‘Slumdog’ ends tour with Asian feat

China, Japan embrace Oscar-winning pic

Oscar winner “Slumdog Millionaire” — one of the most successful indie pics of all time — is winding down its worldwide tour with strong showings in China and Japan.

Only 20 foreign films are allowed entry into China per year. For the most part, the China Film Group Corp. favors big Hollywood franchises and animated family pics, so “Slumdog” scored a big win when clearing the group’s censors. The pic’s Oscar wins no doubt played a part.

China Film Group spokesman Weng Li told reporters that “Slumdog” was important for its artistic value, as well as for its inspirational and positive storyline.

“Slumdog” opened in China over the March 27-29 weekend, grossing $2.2 million. That’s on par with openings for such successes as “Madagascar: Escape 2 Africa” ($2.3 million) and “Wanted” ($3.2 million).

China Film Group has not updated the gross past opening weekend.

For the weekend of April 17-19, “Slumdog” placed No. 11 in its 23rd frame, grossing $4.4 million from 2,103 playdates in 35 markets for a foreign cume of $188.1 million. Film launched in Japan to a dazzling $12 million from 116 playdates. Exhibs say many shows were standing-room only.

“Slumdog’s” domestic gross was $141 million through April 19 for a worldwide tally of $329.1 million.

After the U.S., “Slumdog” has grossed the most in the U.K. ($46.8 million), followed by France ($20.2 million), Australia ($14.5 million), Spain ($13.4 million) and Germany ($11.6 million).

The weekend crown went to Universal’s “Fast and Furious,” which fast approached the $300 million mark at the worldwide box office. For the frame, the actioner grossed $34.7 million from 6,361 playdates in 57 territories for an international cume of $143.8 million, slightly ahead of the domestic cume of $137 million.

The film opened in an additional six territories, led by Australia, at $7.5 million from 227 dates, the biggest opening of 2009 and the biggest in U’s history.

“Fast and Furious” also opened No. 1 in Italy, grossing $5 million from 414 locations. Pic single-handedly drove the B.O. up 34% over the previous weekend.

U also struck it rich in Italy with DreamWorks Animation-Paramount’s 3-D toon “Monsters vs. Aliens,” which slid a mere 25% to gross $1.2 million from 291 for a solid cume of $7.6 million. U is distributing the family pic in only a few territories; Paramount is primarily handling overseas.

“Monsters” placed No. 2 overall at the international box office for the frame, grossing $20 million from 7,058 runs in 58 markets for an international cume of $126 million. Pic’s domestic cume is $163.1 million, for a worldwide haul of $289.1 million.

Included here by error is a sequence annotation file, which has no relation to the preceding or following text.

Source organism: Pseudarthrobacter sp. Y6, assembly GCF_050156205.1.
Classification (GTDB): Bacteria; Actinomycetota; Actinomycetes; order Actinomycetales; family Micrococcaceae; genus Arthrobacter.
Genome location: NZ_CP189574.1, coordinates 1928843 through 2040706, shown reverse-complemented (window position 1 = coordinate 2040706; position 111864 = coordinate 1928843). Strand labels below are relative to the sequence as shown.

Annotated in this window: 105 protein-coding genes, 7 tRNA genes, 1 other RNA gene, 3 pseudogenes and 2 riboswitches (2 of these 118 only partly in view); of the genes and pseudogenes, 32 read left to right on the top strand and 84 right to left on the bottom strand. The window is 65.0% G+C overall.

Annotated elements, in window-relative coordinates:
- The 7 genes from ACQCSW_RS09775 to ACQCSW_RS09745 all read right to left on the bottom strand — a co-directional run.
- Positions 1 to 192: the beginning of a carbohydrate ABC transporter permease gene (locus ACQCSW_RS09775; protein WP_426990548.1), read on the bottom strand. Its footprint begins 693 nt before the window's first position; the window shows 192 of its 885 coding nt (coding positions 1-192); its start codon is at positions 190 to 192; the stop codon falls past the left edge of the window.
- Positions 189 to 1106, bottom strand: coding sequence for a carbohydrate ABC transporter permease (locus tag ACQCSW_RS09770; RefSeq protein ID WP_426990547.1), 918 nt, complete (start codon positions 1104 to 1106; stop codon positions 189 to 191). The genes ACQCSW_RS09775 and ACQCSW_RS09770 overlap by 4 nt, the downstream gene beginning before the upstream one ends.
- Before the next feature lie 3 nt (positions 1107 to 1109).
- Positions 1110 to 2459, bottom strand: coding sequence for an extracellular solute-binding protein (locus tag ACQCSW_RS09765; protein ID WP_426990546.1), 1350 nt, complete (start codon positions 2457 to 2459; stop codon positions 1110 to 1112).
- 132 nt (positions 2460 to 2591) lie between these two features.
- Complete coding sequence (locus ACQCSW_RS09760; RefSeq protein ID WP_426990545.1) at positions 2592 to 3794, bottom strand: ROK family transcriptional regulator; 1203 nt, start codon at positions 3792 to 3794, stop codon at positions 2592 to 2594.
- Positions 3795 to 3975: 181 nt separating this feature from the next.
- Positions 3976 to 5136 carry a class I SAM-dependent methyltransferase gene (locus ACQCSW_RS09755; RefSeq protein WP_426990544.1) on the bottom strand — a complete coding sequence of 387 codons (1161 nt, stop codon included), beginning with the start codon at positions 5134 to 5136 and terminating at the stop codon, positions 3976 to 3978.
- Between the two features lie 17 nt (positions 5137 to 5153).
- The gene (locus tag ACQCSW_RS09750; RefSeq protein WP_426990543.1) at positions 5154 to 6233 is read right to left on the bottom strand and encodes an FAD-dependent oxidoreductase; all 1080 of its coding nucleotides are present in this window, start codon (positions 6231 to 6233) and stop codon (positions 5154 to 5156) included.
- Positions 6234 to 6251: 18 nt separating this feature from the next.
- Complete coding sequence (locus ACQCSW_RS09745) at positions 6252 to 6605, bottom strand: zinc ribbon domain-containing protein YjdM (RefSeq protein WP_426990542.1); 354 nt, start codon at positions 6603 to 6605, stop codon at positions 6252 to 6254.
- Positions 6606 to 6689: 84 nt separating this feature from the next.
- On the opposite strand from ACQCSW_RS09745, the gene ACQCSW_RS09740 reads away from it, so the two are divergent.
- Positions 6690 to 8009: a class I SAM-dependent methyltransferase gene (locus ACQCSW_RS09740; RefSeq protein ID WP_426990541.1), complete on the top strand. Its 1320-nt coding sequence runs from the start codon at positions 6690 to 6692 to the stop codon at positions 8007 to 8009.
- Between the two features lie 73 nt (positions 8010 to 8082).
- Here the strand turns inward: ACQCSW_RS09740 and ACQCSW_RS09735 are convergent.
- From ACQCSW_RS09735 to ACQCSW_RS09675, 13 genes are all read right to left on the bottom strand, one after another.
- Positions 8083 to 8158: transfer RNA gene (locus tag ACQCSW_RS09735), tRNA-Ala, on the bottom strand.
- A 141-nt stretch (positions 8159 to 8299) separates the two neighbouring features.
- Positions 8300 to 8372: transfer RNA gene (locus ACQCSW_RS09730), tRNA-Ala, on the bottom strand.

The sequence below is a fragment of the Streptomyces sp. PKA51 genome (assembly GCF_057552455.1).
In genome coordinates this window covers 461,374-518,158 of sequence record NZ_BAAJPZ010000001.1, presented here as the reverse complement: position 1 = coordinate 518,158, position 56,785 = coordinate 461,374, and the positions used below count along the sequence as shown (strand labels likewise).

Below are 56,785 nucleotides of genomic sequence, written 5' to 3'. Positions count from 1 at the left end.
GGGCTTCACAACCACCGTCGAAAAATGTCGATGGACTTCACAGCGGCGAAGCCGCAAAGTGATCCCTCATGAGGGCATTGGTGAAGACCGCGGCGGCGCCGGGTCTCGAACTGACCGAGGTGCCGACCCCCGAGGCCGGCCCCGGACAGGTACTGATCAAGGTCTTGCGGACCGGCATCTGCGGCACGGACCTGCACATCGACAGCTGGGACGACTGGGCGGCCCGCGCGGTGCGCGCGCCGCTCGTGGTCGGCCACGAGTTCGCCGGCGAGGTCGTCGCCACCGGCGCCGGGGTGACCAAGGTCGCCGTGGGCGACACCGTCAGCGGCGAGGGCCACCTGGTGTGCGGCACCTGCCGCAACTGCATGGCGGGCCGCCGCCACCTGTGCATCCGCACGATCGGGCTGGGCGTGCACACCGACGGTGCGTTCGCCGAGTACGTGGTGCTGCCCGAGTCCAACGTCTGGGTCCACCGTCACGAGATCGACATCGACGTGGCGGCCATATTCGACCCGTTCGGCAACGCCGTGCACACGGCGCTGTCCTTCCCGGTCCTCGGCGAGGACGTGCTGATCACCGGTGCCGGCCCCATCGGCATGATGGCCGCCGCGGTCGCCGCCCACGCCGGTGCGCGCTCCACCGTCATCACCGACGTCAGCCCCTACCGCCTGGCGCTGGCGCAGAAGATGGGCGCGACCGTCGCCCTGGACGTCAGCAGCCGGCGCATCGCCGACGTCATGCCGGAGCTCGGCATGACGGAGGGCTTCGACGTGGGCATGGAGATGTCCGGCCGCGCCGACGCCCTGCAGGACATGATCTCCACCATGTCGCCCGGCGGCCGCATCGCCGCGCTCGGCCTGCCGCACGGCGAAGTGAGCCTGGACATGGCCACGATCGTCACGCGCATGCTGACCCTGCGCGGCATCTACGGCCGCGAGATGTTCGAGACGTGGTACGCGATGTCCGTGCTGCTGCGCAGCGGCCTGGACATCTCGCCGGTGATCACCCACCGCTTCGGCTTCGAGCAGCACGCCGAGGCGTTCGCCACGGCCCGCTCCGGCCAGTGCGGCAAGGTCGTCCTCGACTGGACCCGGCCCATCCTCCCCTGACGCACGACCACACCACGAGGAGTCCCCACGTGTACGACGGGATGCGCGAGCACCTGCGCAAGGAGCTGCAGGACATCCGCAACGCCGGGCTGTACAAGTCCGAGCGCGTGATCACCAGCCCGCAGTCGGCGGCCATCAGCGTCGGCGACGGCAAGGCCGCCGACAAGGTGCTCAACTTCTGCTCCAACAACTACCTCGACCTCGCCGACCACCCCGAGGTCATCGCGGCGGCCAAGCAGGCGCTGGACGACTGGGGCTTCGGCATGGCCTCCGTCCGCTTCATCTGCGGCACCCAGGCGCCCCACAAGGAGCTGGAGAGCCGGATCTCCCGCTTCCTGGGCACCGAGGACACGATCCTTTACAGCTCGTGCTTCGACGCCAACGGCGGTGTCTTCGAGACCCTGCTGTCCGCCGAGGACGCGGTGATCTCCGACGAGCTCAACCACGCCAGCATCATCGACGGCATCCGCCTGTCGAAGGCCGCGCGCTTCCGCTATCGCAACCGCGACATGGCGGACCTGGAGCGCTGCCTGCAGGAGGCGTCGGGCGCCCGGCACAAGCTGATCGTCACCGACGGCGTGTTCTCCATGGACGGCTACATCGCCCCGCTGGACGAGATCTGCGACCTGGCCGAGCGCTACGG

The toon held well in a number of territories, including the U.K., where it declined only 19% to $3.3 million for a cume of $24.2 million. It saw biz increase in several markets, including France (up 34% to $2.7 million) and Australia (up 12% to $2.3 million). Higher-priced 3-D shows continued to be particularly popular. The location average for a 3-D theater in the U.K. was $9,000, compared with $3,000 for a conventional showing.

New entry “Crank: High Voltage” fared better in its international debut in 12 territories than it did in the U.S. The sequel, reteaming Jason Statham and Amy Smart, grossed $9.1 million at the foreign B.O. to land at No. 3. Pic grossed $7 million in its domestic launch for a worldwide total of $16.1 million. The male-oriented actioner grossed $3.6 million in its Russian launch, and in Germany soared to the top of the charts with an opening take of $3.14 million from 405.

Summit Entertainment’s sci-fi pic “Knowing” also continued to strike a chord, placing No. 4 overall with $8.4 million from 3,685 playdates in 31 markets for a foreign cume of $54.5 million. Domestic cume was $73.8 million for a worldwide tally of $128.3 million.

French comedy “OSS 117: No Response From Rio” did well enough in its debut in only three territories to land at No. 5 on the international B.O. chart. Film, a sequel to spy spoof “OSS 117: Cairo, Nest of Spies,” grossed $8.1 million from 627 runs. In France alone, it brought in north of $7.2 million.

Placing No. 6 was “Detective Conan,” the 13th installment in the Japanese toon series. The film grossed $5.9 million from 314 playdates, the best showing yet for the series.

Continuing to make headlines at the Japanese B.O. was John Woo’s “Red Cliff 2,” which earned $5.7 million in Japan for a foreign cume of $43.2 million. (Pic opened in China and several other Asian territories in January and February).

Among other local fare, Italo laffer “Una Questione di cuore” bested expectations by earning $1 million from 264 via 01 Distribuzione, marking a transition toward more mainstream fare for arthouse helmer Francesca Archibugi.

In the U.K., Gallic helmer Bertrand Tavernier’s English-language “In the Electric Mist” had a decent bow on 219 for TFM, charging up almost $2.1 million after five days. The Tommy Lee Jones-starrer went straight to DVD in the U.S.

U’s Brit comedy “The Boat that Rocked” earned $3.8 million at 1,635 in a dozen markets for a $12.8 cume.

David Hayhurst in Paris, Emilio Mayorga in Madrid, Ed Meza in Berlin, Mark Schilling in Tokyo and Nick Vivarelli in Rome contributed to this report.